More than £2.5 million has been given to undergraduates from low income families this session – an increase of £1.7m on the previous year.
The funding will help more than 1000 students, including new undergraduates from England, Wales and Northern Ireland who are now liable for tuition fees of £9000.
The awards, ranging from £500 to £7000 a year, have been awarded to students who have a family income below £16,000.
Professor May Bownes, senior vice-principal of external engagement at the university, said: "We have a long tradition of supporting students of all ages and backgrounds to enter higher education and we remain committed to this continuing.
"Students with academic ability and potential should be able to gain admission and succeed at university whatever their circumstances. We wish all our bursary recipients every success in their studies."
The bursary figures came as it was revealed that increasing numbers of university students in Scotland are achieving a first or a 2:1 degree.
Around 70% of students in Scotland leave university with the upper-class degrees, compared with 64% a decade ago and 56% in 1994, the earliest year numbers were recorded.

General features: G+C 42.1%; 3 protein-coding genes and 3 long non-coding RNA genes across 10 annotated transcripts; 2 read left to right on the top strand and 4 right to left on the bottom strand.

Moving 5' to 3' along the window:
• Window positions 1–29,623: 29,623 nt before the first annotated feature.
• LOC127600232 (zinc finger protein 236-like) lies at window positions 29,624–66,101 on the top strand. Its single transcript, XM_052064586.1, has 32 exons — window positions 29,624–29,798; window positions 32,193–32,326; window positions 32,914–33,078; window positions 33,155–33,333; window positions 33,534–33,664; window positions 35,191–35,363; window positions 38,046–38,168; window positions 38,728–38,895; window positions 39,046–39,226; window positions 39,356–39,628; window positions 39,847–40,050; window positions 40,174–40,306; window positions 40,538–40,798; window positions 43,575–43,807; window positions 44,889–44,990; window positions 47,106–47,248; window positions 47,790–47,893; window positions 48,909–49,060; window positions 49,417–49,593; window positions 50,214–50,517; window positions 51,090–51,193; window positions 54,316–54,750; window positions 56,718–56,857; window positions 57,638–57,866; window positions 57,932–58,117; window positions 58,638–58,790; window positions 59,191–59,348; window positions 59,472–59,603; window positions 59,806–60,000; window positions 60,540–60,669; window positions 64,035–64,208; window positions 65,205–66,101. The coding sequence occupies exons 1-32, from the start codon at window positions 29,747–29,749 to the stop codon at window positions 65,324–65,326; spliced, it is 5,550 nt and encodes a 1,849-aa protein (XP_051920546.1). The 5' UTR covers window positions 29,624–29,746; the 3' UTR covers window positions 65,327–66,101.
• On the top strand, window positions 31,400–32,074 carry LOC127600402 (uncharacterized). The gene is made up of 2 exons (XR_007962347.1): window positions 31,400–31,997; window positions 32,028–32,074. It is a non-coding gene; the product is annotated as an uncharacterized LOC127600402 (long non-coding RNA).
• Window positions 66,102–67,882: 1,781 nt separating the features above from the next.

The figures support claims that university degrees are being devalued by the same sort of "grade inflation" which has seen school exam results improve year on year. It has led to calls for the degree classification system to be scrapped.
Carl Gilleard, chief executive of the Association of Graduate Recruiters, said employers are being forced to look at other ways of evaluating graduates to separate the "wheat from the chaff" as the system is no longer "fit for purpose".
He added: "There is a growing recognition that the degree classification system is a blunt instrument and as a way of differentiating between people, it is becoming less meaningful. You also can't measure one 2:1 against another."
Professor Nigel Seaton, principal of Abertay University in Dundee, added: "The degree classification system misses a lot of the richness of what a student does at university."
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